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Strong Interactions: From QCD to LHC

Final Activity Report Summary - STRONG INTERACTIONS (Strong Interactions: From QCD to LHC)

The main objective of this project was the study of strong interactions. In particular, we focussed on strongly coupled theories, either quantum chromodynamics (QCD) or theories beyond the Standard Model, and on the interplay between theory and astrophysics or cosmology.

One of our objectives was the study of technicolor theories that could emerge at the long anticipated large hadronic collider (LHC) experiment at the ‘Conseil Europeen pour la Recherche Nucleaire’ (CERN). The study of this type of theories was a notoriously hard problem because calculations based on perturbative techniques failed. We attacked this problem by using a quite recently developed technique which could be applied at the strong coupling regime, namely the holographic principle. This way, we managed to study realistic technicolor models that might emerge at the LHC energy scale and we made very concrete predictions about the masses and several other features of new particles predicted by technicolor theories. Our results could be confronted by the experimental data, once available, and this way we could verify or rule out a set of theories that were likely to appear at the TeV energy scale.

One of our objectives was to study QCD at extreme conditions, especially with respect to the implications in neutron star physics. In this context we studied a neutron star with a quark matter core under extremely strong magnetic fields. We demonstrated, unlike what was previously falsely assumed in literature, that such neutron stars could not cool by the usual direct or modified Urca processes once we took into account the finiteness of the quark mass. In addition, we proposed a new mechanism that was related to the emission of zero sound modes as a possible way of cooling such neutron stars. Our proposed mechanism was the only one available in the market for the time being.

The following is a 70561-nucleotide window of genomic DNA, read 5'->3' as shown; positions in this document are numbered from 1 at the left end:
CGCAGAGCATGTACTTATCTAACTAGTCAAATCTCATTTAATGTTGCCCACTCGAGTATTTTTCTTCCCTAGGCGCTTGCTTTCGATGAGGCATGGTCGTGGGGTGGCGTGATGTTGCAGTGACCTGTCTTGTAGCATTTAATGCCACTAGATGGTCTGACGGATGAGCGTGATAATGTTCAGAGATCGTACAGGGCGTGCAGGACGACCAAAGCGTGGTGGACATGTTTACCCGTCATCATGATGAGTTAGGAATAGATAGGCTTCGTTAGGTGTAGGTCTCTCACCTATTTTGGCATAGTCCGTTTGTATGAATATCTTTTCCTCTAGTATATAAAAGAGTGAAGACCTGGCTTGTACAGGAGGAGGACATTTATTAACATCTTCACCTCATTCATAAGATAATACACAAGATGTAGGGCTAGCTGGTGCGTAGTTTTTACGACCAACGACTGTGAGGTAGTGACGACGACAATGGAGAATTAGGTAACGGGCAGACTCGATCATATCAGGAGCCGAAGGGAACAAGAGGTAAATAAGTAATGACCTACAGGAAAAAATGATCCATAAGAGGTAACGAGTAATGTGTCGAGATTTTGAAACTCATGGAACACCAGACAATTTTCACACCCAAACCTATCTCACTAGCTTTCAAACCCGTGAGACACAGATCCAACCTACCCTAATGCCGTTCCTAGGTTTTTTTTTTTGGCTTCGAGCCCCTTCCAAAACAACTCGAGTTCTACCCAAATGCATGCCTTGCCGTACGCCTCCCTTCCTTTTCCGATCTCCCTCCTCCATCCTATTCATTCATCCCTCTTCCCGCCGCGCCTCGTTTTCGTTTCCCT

We also studied the effect of weakly interactive massive particle (WIMP) annihilation on the cooling curves of typical neutron stars. We demonstrated that the effect, contrary to what was expected, might not be negligible. We showed that it was possible to impose constraints or even to exclude dark matter candidates by just observing the temperature of old neutron stars.

Furthermore, we studied the cosmological implications of strongly coupled theories at the TeV scale. We studied several possibilities of dark matter mechanisms based on realistic technicolor models. We confronted the dark matter candidates we proposed against all possible experimental and theoretical constraints. One of the achievements of this project was that we clearly demonstrated that technicolor candidates could naturally solve the dark matter problem, and therefore they could be attractive alternative scenarios to supersymmetry.